Some people are more likely to get sick from mold exposure. This includes:
- pregnant people
- people with chronic respiratory conditions, like asthma
- people with allergies
- older people
- people with conditions that weaken the immune system, like HIV or cancer
Over time, repeated mold exposure can cause more severe effects. This may include:
- increased risk of upper and lower respiratory symptoms
- chronic sinusitis
- organ damage
- Legionnaire’s disease
- development of mold allergy
- development of asthma (in children)
Black mold, or Stachybotrys atra, has a reputation for being fatal. This is due to reports that black mold was related to infant deaths in the 1990s. It’s also been linked to the idea of “sick building syndrome” and is often called “toxic black mold.”
But there’s no solid evidence proving that black mold is toxic. Black mold, and mold in general, is not deadly.
Still, black mold can cause unwanted side effects, especially those in people who are sensitive to mold. This includes people who are young, old, or have compromised immune systems.
Visit a doctor if you have:
- persistent sinus and nasal congestion
- frequent headaches
- chronic coughing or sneezing
- difficulty breathing
- frequent nosebleeds
- unexplained skin irritation
- more frequent asthma attacks
Sometimes, it can be difficult to know if mold is causing your symptoms. Many side effects of mold exposure are similar to other conditions, like seasonal allergies. Some symptoms also take time to appear.
Your best bet is to see a doctor, even if you’re unsure your symptoms are related to mold. They can help you find relief.
The best way to treat mold exposure symptoms is to reduce exposure. Follow these tips:
- Avoid contact with moldy items or surfaces.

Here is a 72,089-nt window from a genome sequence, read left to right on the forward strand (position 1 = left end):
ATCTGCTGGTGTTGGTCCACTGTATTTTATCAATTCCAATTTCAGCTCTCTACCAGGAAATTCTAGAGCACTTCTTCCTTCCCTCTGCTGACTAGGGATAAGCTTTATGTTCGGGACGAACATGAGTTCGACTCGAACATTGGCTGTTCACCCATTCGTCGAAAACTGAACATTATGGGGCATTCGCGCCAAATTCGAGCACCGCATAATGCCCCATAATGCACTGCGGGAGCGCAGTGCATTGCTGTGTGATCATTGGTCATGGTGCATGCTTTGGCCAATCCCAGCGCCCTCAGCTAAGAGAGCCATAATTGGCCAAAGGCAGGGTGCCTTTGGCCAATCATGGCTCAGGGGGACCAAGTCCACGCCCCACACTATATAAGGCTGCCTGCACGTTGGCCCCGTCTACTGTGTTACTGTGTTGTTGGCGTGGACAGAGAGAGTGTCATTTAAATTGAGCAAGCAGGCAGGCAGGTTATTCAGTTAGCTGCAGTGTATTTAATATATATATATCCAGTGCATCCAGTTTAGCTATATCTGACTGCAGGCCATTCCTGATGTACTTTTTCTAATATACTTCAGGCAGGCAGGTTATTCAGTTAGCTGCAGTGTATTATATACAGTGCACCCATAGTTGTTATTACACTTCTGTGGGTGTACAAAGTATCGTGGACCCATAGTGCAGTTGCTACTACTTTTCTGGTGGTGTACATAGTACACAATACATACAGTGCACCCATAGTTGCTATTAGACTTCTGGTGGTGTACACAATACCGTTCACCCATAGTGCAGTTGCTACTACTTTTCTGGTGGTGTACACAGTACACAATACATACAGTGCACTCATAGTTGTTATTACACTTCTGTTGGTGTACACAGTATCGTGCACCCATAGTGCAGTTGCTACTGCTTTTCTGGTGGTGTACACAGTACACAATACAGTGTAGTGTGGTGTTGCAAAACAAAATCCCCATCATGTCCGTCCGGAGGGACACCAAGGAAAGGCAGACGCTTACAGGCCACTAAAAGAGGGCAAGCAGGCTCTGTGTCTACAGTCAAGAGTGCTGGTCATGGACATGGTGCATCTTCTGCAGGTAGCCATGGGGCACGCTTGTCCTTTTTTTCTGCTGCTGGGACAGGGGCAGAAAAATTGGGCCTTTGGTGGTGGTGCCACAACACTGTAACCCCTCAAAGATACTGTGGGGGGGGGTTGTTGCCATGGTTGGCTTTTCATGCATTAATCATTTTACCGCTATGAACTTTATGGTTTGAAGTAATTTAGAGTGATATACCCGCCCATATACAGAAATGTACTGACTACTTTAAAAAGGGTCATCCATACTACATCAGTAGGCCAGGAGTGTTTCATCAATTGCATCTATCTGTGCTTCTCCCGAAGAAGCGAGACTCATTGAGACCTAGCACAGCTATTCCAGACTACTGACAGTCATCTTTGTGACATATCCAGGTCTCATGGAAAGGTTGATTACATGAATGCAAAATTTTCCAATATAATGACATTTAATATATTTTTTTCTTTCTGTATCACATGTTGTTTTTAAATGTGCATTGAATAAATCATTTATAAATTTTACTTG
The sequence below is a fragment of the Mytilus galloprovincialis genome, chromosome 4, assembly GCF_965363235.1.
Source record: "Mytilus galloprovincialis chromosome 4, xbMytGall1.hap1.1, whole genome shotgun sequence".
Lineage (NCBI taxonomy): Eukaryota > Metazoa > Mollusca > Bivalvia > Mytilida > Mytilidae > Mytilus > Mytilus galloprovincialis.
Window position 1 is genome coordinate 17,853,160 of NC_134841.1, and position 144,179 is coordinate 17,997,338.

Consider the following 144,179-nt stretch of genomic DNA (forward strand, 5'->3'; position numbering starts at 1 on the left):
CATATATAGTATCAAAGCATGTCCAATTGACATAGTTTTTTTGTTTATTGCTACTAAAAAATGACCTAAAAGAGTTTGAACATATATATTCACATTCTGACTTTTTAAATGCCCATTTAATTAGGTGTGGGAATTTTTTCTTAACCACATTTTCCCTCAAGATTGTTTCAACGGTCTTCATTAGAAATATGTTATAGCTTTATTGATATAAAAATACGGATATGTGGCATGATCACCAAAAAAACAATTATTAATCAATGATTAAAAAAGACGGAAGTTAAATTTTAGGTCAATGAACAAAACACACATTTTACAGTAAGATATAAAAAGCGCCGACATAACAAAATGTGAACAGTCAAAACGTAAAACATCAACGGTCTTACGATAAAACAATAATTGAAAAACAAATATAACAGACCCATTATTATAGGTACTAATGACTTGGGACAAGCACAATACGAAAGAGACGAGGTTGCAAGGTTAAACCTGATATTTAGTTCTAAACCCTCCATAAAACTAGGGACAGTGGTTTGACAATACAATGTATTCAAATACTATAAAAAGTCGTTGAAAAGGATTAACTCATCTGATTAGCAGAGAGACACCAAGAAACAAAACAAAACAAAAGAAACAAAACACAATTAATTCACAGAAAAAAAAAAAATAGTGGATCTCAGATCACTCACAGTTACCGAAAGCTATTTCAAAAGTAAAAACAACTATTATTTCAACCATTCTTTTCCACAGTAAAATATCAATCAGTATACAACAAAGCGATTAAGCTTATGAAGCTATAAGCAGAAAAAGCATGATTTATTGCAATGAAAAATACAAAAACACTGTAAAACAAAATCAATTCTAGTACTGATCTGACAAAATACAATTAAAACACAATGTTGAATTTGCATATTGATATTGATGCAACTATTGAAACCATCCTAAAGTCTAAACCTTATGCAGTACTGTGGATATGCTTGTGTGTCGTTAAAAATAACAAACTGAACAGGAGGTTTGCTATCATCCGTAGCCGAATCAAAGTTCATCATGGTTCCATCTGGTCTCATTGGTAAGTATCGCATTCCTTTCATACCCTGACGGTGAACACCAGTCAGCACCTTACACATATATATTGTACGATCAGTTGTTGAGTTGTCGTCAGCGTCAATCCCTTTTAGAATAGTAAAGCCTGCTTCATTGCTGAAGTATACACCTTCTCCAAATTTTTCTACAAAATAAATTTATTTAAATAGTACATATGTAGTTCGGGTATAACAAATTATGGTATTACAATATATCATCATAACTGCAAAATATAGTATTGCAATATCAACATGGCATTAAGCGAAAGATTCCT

- Avoid damp rooms, like basements.
- Remove mold from the home by cleaning surfaces and drying damp areas.
- Increase ventilation by using a fan or opening windows.
- Reduce indoor humidity with a dehumidifier.
The length of time it takes for mold to leave your body will depend on your level of previous exposure.
In addition to reducing mold exposure, your doctor might recommend over-the-counter (OTC) allergy medicine.
If your symptoms are mild, you might be able to take the medication whenever your symptoms are bothersome. But if you have moderate or severe symptoms, you might need to take them daily. Your doctor might also suggest prescription allergy medicine.
The following are tell-tale signs of a mold problem in the home:
- a musty, earthy odor
- black, green, gray, or white splotches
- spots that get bigger
- discolored grout between tiles
If you find a moldy area that’s smaller than 3 square feet, it’s possible to clean it yourself. But if it’s any bigger, the Environmental Protection Agency recommends getting help from a professional.
A water damage restoration service can provide professional mold cleaning. You can find a local company by searching for “water damage restoration service near me” online.
The length of time it takes for mold to cause symptoms varies greatly. The side effects can be immediate, delayed, or nonexistent. It depends on your environment and level of mold sensitivity.
Other factors to consider include the duration of exposure and the amount of mold. Direct contact with mold can also cause more severe symptoms.
The best way to minimize mold symptoms is to reduce your exposure. If your symptoms persist, see a doctor.